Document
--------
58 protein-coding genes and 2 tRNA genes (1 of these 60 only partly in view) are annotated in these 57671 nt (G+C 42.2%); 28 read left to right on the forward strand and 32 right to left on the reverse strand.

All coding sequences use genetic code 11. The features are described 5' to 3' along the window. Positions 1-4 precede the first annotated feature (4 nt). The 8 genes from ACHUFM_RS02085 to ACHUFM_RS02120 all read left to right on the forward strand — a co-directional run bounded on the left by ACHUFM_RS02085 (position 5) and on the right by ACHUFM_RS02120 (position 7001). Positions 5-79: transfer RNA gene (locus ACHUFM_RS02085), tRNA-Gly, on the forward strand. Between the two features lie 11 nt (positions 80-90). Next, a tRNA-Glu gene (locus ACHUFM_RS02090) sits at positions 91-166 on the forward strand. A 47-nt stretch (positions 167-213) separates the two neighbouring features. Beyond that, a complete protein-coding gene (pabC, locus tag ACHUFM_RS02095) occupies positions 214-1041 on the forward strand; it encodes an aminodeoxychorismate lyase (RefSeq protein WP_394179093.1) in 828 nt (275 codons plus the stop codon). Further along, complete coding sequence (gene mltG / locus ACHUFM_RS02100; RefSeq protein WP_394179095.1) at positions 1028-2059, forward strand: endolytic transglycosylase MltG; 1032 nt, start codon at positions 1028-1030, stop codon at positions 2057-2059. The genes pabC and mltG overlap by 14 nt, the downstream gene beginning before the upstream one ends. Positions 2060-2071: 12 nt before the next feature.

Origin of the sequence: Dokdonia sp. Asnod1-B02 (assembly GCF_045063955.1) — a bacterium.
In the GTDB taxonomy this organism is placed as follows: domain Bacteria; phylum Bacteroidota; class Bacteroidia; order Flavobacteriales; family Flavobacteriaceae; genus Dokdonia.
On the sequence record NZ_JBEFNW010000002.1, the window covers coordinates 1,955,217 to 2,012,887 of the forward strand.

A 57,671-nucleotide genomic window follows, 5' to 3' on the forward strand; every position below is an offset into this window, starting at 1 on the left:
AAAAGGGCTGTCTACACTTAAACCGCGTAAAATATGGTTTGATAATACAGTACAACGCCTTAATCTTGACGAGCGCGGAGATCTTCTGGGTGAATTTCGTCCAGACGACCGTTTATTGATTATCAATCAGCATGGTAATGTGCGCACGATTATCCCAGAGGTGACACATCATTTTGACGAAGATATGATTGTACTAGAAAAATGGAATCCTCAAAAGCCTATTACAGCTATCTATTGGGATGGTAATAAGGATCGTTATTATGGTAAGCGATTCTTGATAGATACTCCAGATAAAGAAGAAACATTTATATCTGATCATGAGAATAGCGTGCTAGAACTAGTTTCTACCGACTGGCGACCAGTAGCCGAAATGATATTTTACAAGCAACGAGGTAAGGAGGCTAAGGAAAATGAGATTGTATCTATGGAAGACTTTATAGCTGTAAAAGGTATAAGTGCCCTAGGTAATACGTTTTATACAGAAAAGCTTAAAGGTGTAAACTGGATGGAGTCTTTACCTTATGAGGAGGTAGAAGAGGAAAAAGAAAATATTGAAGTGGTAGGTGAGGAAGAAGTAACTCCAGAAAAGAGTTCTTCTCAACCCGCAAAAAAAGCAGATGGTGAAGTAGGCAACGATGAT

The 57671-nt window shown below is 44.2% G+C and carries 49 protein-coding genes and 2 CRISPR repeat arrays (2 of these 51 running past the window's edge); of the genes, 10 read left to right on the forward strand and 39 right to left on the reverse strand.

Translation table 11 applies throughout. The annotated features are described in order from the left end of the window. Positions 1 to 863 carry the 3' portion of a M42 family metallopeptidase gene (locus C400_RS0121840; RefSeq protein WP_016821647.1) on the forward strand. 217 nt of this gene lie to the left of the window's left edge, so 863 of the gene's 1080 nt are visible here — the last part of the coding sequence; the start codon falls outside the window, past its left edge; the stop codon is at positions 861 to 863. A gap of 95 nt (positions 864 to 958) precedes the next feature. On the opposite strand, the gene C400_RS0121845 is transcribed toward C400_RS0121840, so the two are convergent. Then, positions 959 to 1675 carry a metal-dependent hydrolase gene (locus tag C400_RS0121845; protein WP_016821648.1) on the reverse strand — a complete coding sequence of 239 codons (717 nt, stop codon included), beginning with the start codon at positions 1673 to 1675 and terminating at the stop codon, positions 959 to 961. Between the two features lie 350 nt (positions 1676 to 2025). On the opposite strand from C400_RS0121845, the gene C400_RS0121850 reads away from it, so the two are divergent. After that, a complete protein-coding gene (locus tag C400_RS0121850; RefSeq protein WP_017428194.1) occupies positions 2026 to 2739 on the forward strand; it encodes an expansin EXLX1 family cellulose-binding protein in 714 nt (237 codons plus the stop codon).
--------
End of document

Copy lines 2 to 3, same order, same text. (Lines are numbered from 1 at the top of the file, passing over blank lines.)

All coding sequences use genetic code 11. The features are described 5' to 3' along the window. Positions 1-4 precede the first annotated feature (4 nt). The 8 genes from ACHUFM_RS02085 to ACHUFM_RS02120 all read left to right on the forward strand — a co-directional run bounded on the left by ACHUFM_RS02085 (position 5) and on the right by ACHUFM_RS02120 (position 7001). Positions 5-79: transfer RNA gene (locus ACHUFM_RS02085), tRNA-Gly, on the forward strand. Between the two features lie 11 nt (positions 80-90). Next, a tRNA-Glu gene (locus ACHUFM_RS02090) sits at positions 91-166 on the forward strand. A 47-nt stretch (positions 167-213) separates the two neighbouring features. Beyond that, a complete protein-coding gene (pabC, locus tag ACHUFM_RS02095) occupies positions 214-1041 on the forward strand; it encodes an aminodeoxychorismate lyase (RefSeq protein WP_394179093.1) in 828 nt (275 codons plus the stop codon). Further along, complete coding sequence (gene mltG / locus ACHUFM_RS02100; RefSeq protein WP_394179095.1) at positions 1028-2059, forward strand: endolytic transglycosylase MltG; 1032 nt, start codon at positions 1028-1030, stop codon at positions 2057-2059. The genes pabC and mltG overlap by 14 nt, the downstream gene beginning before the upstream one ends. Positions 2060-2071: 12 nt before the next feature.

Origin of the sequence: Dokdonia sp. Asnod1-B02 (assembly GCF_045063955.1) — a bacterium.